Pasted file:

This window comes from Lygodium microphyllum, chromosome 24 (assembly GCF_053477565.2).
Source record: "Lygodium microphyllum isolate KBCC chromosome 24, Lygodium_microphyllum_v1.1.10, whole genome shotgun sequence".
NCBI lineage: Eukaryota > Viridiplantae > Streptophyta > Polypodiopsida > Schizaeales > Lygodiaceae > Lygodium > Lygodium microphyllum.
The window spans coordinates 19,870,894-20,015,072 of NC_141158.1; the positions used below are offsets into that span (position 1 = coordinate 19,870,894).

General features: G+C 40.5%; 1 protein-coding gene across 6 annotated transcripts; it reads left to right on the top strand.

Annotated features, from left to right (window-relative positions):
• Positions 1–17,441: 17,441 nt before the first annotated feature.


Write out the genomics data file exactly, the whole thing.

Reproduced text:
This window comes from Lygodium microphyllum, chromosome 24 (assembly GCF_053477565.2).
Source record: "Lygodium microphyllum isolate KBCC chromosome 24, Lygodium_microphyllum_v1.1.10, whole genome shotgun sequence".
NCBI lineage: Eukaryota > Viridiplantae > Streptophyta > Polypodiopsida > Schizaeales > Lygodiaceae > Lygodium > Lygodium microphyllum.
The window spans coordinates 19,870,894-20,015,072 of NC_141158.1; the positions used below are offsets into that span (position 1 = coordinate 19,870,894).

General features: G+C 40.5%; 1 protein-coding gene across 6 annotated transcripts; it reads left to right on the top strand.

Annotated features, from left to right (window-relative positions):
• Positions 1–17,441: 17,441 nt before the first annotated feature.